Thematic investing has worked well this year. In hindsight Utilities and Staples have been best as every attempt to normalize rates has been met with a market temper tantrum or weak economic data spooking the Fed into pushing off the inevitable. The dividend rich sectors have been a safe haven for those looking for nothing more than a 3-4% return. They got the dividend and a lot more as both sectors lead in market returns year to date. Believing the envelope was being pushed too far with valuations stretched for companies with essentially little or no growth I’ve been underweight or in the case of utilities out for most of the year. A mistake, so far yes but so was avoiding internet stocks in late 1999. They had their best run in a 2 month sprint to the March 2000 peak. We continue to look for investments in these sectors but to date have only found a few.

Not all safe haven plays have been yield stocks. The Defense Industry has been a powerful theme for us as holdings like Lockheed (LMT), Northrop Grumman (NOC) and L3 Communications (LLL) have performed well and look good into an election cycle where I suspect the eventual winner regardless of party will increase spending in the years ahead. One glance at a newspaper is all you need to come to that conclusion. My only concern is that the trade is getting crowded as talking heads are tripping over themselves to recommend the shares.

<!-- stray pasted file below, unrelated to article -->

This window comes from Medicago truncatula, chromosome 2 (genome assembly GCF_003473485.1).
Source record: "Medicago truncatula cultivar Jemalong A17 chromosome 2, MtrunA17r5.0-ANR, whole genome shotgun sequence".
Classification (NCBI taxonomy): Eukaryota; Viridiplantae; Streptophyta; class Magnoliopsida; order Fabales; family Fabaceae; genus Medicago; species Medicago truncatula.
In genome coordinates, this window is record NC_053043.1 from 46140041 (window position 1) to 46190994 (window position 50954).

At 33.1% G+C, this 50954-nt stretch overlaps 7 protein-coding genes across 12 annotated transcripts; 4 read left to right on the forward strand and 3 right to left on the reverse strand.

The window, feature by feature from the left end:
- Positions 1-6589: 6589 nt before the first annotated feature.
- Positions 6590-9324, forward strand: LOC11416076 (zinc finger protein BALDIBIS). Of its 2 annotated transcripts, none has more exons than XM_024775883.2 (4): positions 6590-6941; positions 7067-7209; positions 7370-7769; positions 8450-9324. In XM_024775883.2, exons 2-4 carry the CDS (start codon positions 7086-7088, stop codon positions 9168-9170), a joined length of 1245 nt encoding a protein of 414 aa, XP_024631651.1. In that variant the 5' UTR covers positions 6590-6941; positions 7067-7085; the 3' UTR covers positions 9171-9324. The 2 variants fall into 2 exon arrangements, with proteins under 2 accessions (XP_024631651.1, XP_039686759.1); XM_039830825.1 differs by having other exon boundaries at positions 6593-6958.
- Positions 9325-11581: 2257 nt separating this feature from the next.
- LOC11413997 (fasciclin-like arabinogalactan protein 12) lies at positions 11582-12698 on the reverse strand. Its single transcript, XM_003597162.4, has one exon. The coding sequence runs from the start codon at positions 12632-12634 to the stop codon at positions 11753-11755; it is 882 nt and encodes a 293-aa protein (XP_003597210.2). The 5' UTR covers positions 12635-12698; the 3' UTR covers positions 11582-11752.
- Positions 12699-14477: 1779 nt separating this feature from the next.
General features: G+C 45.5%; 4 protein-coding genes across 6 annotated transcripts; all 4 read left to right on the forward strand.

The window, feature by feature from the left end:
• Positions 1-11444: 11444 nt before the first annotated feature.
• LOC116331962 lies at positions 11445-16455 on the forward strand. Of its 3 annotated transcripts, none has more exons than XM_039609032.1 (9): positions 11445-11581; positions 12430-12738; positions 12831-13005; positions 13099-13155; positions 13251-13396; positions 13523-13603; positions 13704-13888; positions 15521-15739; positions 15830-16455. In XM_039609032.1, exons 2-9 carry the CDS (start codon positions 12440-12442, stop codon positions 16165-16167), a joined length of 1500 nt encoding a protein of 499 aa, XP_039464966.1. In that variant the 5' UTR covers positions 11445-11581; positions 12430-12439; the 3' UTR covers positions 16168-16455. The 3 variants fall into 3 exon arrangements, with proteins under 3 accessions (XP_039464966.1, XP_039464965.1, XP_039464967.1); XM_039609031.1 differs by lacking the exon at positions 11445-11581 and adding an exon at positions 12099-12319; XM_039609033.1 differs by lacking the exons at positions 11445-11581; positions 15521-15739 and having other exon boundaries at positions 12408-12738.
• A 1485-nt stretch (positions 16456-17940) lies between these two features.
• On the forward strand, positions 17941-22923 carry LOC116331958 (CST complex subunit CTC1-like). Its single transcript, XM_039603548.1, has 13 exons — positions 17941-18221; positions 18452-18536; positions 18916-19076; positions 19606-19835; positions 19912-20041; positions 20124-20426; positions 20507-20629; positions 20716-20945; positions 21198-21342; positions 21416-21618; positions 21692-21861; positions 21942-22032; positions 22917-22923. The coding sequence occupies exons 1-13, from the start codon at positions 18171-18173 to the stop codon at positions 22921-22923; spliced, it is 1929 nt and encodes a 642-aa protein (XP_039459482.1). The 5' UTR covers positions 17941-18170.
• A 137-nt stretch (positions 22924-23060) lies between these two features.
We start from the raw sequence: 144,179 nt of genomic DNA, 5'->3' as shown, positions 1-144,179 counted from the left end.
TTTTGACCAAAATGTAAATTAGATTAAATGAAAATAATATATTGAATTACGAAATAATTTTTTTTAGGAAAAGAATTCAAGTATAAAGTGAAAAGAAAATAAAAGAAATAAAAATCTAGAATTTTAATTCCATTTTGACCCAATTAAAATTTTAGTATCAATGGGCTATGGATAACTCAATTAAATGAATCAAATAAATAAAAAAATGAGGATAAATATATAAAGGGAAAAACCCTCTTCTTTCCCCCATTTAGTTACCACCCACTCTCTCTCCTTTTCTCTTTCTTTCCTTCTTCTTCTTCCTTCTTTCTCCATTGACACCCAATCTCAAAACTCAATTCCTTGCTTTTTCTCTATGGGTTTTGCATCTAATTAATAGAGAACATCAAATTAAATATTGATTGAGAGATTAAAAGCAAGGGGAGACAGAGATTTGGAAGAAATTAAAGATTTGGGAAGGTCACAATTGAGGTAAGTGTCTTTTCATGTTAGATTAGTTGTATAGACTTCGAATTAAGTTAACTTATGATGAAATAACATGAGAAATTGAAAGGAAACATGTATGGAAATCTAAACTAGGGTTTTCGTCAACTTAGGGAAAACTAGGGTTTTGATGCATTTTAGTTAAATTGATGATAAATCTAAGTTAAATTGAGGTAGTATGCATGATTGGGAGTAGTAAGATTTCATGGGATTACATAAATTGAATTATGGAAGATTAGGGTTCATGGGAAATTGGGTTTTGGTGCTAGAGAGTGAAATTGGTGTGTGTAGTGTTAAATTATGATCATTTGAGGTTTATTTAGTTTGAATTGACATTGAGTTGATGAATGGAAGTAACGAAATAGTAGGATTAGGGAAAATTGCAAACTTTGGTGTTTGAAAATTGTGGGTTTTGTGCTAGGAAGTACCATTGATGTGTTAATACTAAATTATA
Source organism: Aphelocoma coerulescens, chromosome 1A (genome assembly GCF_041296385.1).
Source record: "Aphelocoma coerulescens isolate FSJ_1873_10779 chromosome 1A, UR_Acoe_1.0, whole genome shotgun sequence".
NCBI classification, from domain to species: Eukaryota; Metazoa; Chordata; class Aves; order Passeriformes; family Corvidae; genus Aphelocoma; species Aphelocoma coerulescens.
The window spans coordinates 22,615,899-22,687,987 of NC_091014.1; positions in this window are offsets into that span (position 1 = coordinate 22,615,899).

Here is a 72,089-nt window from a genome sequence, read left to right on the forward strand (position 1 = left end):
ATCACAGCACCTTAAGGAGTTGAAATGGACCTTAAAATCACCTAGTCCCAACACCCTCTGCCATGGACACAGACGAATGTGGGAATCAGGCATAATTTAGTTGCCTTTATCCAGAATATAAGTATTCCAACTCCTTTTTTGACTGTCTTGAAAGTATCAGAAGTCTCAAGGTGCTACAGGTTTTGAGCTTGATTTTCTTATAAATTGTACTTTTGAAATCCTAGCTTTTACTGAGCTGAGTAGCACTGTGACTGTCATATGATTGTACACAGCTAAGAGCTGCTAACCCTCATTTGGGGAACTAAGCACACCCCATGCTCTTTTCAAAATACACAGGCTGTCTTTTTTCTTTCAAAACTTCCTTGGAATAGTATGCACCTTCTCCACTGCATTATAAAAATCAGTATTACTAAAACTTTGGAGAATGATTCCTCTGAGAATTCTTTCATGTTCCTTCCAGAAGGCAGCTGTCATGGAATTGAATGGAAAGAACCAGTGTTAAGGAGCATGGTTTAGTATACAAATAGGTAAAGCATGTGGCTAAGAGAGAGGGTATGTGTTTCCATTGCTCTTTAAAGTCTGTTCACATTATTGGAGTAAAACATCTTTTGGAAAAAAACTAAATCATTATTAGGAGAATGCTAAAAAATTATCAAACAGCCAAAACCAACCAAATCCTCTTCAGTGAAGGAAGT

Tech will be problematic and as always will have its share of winners and losers. The slowdown at Apple (AAPL) has challenged companies that are a big part of the mobile revolution. Apple is certainly cheap and is attempting to morph into more of a service company hoping to reduce the cyclicality of its earnings stream. Over time, I suspect they will succeed but understand the history of electronic device companies isn’t good. Needless to say it is a high quality company I keep on my A page looking for a catalyst to jump back on the train.